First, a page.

Thanks to an Independent Spirit on Beacon Hill, Massachusetts Fiscal Alliance will celebrate the Fourth of July all month long!
After weeks of waffling, Republicans and Democrats came together to pave the way for substantive reform at the MBTA. As part of the state budget, the legislature suspended the arcane and burdensome Pacheco Law for three years.
The Pacheco Law is a darling of union bosses, as it makes contracting out any function performed by a state employee nearly impossible. Without it, Governor Baker and his team can evaluate and assess the work done at the T to determine how and who can most efficiently deliver services.Read more
You can now check out our radio ad campaign in support of Gov. Charlie Baker's bi-partisan plan to reform the MBTA airing this week on The Howie Carr Show, the Dan Rea Show on WBZ, the Jon Keller Update on WBZ, the Jim Polito Show on WTAG, and the Jordan Levy Show on WTAG. The ad touches on the continued need for MBTA reforms and calls on listeners to call their state senators in support of the Governor's plan.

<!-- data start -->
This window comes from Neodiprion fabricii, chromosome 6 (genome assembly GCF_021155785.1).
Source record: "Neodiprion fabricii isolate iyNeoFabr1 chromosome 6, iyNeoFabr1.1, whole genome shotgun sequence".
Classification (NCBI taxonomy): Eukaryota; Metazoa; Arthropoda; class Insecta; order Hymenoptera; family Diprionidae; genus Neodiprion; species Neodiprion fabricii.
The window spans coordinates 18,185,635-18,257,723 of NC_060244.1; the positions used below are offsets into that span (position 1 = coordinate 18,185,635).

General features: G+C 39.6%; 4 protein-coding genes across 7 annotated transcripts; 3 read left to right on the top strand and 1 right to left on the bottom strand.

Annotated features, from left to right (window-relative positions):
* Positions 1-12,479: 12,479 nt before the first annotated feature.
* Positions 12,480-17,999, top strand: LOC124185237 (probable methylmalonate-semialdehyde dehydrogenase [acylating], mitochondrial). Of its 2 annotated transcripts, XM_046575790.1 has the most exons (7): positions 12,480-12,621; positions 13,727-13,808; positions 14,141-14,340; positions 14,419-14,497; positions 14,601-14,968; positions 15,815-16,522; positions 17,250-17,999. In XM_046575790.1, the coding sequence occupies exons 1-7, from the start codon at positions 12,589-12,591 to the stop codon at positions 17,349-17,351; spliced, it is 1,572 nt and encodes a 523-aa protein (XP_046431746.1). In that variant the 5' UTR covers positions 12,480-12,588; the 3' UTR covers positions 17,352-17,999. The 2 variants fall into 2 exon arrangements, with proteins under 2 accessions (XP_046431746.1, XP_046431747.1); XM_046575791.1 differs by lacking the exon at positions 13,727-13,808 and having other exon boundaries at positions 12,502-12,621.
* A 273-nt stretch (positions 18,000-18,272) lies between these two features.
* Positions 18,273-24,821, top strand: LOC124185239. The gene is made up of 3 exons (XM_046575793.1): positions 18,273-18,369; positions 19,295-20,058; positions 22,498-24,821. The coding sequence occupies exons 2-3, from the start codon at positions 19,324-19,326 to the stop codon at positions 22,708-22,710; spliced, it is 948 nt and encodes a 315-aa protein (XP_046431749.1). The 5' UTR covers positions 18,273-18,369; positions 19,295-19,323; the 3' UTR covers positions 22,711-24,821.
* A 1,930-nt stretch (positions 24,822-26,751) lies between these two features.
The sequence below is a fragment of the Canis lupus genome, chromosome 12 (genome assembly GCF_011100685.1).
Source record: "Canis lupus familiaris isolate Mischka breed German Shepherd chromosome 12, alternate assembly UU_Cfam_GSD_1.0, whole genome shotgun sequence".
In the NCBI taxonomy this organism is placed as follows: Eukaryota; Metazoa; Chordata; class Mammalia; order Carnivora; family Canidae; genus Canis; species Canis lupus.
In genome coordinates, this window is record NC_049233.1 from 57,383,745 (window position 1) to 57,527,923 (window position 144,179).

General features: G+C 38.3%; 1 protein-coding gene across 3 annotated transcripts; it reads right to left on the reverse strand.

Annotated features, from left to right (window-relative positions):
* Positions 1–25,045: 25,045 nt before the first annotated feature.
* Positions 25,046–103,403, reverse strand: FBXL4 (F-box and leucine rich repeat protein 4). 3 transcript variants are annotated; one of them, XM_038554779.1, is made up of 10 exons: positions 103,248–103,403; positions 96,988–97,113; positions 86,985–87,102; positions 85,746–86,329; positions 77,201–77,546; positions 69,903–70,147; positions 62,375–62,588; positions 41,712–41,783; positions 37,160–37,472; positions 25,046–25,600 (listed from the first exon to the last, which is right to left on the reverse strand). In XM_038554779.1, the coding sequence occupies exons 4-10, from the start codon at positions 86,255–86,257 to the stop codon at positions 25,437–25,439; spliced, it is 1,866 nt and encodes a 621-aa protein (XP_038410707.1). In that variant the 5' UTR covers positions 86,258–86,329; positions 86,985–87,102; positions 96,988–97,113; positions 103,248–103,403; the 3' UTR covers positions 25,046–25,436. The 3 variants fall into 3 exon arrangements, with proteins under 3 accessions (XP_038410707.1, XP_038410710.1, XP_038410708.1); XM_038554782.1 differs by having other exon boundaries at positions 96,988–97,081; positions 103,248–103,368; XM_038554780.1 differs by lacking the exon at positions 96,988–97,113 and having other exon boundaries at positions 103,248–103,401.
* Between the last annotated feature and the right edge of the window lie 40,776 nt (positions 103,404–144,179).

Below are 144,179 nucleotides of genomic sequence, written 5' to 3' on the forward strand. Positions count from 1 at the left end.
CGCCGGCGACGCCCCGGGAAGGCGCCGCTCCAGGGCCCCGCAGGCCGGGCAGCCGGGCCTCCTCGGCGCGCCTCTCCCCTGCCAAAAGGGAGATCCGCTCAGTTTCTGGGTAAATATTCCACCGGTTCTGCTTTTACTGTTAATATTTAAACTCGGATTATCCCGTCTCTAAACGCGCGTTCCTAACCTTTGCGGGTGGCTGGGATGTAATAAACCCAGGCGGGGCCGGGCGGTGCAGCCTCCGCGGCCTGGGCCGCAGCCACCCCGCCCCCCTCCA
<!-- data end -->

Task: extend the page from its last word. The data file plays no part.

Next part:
Watered-down reforms won’t fix the MBTA
The Massachusetts Fiscal Alliance, a non-profit, non-partisan organization that advocates for fiscal responsibility and good government solutions on Beacon Hill, expressed disappointment today that the legislature’s Joint Committee on Transportation has reported a draft bill that fails to address many of the most significant proposals for MBTA reform.
“While Governor Baker has offered a bold plan of real reform for the MBTA, the path that the Legislature has chosen to take will only lead to more winters of misery for commuters and lost economic opportunities for the Commonwealth,” said Paul Craney, Massachusetts Fiscal Alliance’s executive director.
Published reports indicate that the bill, the text of which was not posted as of noon on Tuesday, did not include numerous key provisions of Governor Baker’s reform efforts, such as provisions that would allow the MBTA to contract out for more efficient services, bring contract negotiations more into line with standard methods elsewhere in government, and create a fiscal control board reporting directly to the governor.
“Lawmakers would be ill-advised to expect T riders and taxpayers to be satisfied with half-measures. With a new governor at the helm, voters expect the legislature to support the Baker Administration’s vision for how to improve our state. Instead, legislators are hanging on to decades-old ideas like the Pacheco Law, and buckling to union threats against the MBTA’s federal funding. Indeed, they’ve come across closer to a sideshow of carnival barkers than to real leadership – and that may be too harsh towards carnival barkers,” Craney concluded.